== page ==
Where to from here?
The Australian market is somewhat unique, with A REITS owning the majority of the commercial carparks in capital cities and their secondary markets, including North Sydney, Parramatta and Chatswood. They usually require a lease from an independent entity to conform to tax laws relating to trading trusts.
Where to from here?
Following the last newsletter on history never repeating, WeWork’s IPO has been cancelled and SoftBank have had to inject further funds into the business as investors shied away from the top line growth strategy.
It has been an interesting rollercoaster for We Work since its commencement in 2012 with the valuation moving to $10 billion in 2016, then to $42billion in January 2019 and now down to $8 billion – which still looks very optimistic for a company that lost $900 million in the first half of 2019.
One of the most interesting carparks we have worked on recently is the redevelopment of the existing Warrick Lane, Blacktown open air carpark into a mixed use commercial and public open space transformational project with Blacktown Council taking on the role as Master Developer.
Development will be staged with Council providing the initial infrastructure, including a 473 bay 4 level underground car park, a 4-storey flanking building on the eastern edge and a 1 level building on the western edge – with scope to increase to 4 levels.
Westpac are in negotiations with BaseUp for the implementation of their cloud-based technology for Westpac staff parking.
The updated BaseUp system utilises a geo fenced area immediately adjacent to the entry or exit reader that allows a smart device to communicate to the reader to activate the gate, without a customer having to press a button on their app to open the gate. Essentially a hands-free operation.
The geo fence around the gate prevents the signal from the app being detected from an adjacent gate – for example where an exit and entry gate are side by side. From a user experience, this is a significant improvement on what is being offered in the market at present.
This is a new term describing the transformation of the property industry – not just parking. Proptech is the convergence of property and technology. It is about leveraging new technology into the property ecosystem.
Click on the link below (subscription required) if you have not read the recent article by Folkestone's Adrian Harrington in The Australian on prop tech and how it is changing the way landlords and tenants interact – being driven by demands of tenants for flexibility and increased efficiencies in their use of space. https://www.theaustralian.com.au/business/property/proptechs-the-way-of-the-future/news-story/3a524669d319c338d5fb0ac610a56a63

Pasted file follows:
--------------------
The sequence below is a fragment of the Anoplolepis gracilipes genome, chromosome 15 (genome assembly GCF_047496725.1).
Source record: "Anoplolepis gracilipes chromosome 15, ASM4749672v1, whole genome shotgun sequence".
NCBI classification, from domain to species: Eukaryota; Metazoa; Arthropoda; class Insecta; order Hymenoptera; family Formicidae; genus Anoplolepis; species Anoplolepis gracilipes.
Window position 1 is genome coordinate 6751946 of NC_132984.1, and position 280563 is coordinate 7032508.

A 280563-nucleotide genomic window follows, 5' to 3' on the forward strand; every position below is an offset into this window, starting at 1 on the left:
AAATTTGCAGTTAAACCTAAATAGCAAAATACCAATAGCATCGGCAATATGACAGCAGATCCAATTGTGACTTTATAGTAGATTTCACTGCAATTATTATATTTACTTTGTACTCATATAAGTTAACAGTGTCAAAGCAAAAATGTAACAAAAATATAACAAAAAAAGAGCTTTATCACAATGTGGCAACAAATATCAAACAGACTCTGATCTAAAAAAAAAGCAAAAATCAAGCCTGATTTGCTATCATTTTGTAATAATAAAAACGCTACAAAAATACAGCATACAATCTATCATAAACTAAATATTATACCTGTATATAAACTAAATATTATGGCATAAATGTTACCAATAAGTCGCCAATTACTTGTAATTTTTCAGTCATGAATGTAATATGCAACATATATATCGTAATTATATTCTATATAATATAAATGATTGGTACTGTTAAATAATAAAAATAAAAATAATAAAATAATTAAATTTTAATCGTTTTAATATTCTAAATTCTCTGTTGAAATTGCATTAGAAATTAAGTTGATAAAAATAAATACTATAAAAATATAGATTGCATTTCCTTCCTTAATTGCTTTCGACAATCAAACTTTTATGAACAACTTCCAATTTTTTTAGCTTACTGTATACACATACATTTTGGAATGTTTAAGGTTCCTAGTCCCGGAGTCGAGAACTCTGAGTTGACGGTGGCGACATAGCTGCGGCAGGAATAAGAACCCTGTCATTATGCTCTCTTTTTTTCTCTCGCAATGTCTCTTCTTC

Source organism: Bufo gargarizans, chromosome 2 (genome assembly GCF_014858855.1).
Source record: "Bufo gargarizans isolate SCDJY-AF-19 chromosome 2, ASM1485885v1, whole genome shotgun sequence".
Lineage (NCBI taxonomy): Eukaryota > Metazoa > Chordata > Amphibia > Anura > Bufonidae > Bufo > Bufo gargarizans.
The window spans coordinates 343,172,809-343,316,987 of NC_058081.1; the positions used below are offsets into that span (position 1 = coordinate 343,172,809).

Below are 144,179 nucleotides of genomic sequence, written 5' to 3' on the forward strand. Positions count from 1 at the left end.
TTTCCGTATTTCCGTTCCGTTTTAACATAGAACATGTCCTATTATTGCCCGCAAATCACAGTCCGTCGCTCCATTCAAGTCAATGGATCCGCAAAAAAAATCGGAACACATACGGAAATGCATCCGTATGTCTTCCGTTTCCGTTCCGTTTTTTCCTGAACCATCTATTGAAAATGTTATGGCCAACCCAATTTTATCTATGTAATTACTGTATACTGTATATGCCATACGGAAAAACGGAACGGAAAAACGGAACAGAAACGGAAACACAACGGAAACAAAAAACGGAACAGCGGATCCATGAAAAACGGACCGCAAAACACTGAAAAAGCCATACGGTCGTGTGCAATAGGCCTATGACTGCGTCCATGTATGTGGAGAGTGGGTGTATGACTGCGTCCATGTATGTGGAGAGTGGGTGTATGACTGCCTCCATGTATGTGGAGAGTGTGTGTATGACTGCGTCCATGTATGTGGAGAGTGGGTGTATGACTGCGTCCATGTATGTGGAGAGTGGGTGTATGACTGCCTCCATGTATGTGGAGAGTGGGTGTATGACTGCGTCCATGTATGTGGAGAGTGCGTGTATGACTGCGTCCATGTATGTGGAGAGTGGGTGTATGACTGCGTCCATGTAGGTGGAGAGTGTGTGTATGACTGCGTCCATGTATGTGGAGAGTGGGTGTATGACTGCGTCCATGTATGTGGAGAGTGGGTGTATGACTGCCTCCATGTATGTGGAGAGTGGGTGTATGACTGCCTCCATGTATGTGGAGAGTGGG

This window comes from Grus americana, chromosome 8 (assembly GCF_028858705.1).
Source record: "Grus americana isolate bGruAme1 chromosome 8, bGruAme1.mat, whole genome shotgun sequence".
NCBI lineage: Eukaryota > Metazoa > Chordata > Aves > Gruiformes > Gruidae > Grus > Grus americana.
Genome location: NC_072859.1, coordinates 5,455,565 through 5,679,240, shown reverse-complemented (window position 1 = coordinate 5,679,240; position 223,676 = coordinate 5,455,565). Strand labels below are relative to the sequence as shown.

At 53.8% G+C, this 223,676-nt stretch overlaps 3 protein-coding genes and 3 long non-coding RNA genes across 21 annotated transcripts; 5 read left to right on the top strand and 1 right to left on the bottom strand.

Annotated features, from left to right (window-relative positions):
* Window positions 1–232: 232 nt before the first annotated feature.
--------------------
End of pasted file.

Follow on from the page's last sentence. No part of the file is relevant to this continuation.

The majority of my work centres around carparks, their design and access systems.In recent times a new string has been added to the bow, with ParkScience engaged by Wilson Parking to obtain development approval for a two level 4,000m2 office to be built on top of the successful 602 bay Eureka car park adjacent to SouthGate in Melbourne.
I tell myself before I go to sleep...
Neil Finn wrote these words in 1981 on that great album Waiata, which I have recently rediscovered. Aptly the B side was “Holy Smoke”.
So, what has this got to do with ParkScience and the weird and wonderful world of parking you ask. It had me thinking about my early days in parking, moving to Sydney in the heady days of 1988 before FBT, Parking Levies and mobile phones.
It was a little like a John le Carre novel – George Smiley meeting his old nemesis Karla after the end of the Cold War. As to who is who, I will leave it up to you to decide.
I met David Knight (Group General Manager Secure) recently in Brisbane to catch up after learning he was leaving Secure Parking, having started some 33 years ago. He was employed by Garth Matthews and expertly trained in all the dark arts of parking – with a flair for development and negotiations.
He rose from a sales role to be Group General Manager and was instrumental in the Secure brand maintaining its pre-eminence in the Queensland market.
Warehouse conversions are commonplace around the globe for residential and commercial property – but this must be a first.
Around the corner from my hotel in Amsterdam was a canal conversion – that’s right – a canal that is being converted into a carpark!
The De Pijp district was built in the late nineteenth century with narrow streets and no cars. Whilst the Dutch love their bikes (and no carbon fibre or lycra here) they also want their cars. So ZJA Zwarts & Jansma architects have come up with a great solution that provides parking for 600 cars and 60 bicycles under a canal.
Artificial Intelligence and parking?
This was not even a blip on the radar five years ago. AI are in a similar field to ParkNow with a variety of white labelled products for smart devices and in car displays. They have a substantial presence in Germany with a proven product. However, the product that caught my eye was for on street parking or open-air parking lots. A single sensor can cover up to 30 spaces and is mounted on a lamp post and can be solar powered. It has a cloud-based engine that can provide extensive predictive and useage data to a central location or to users through smart devices.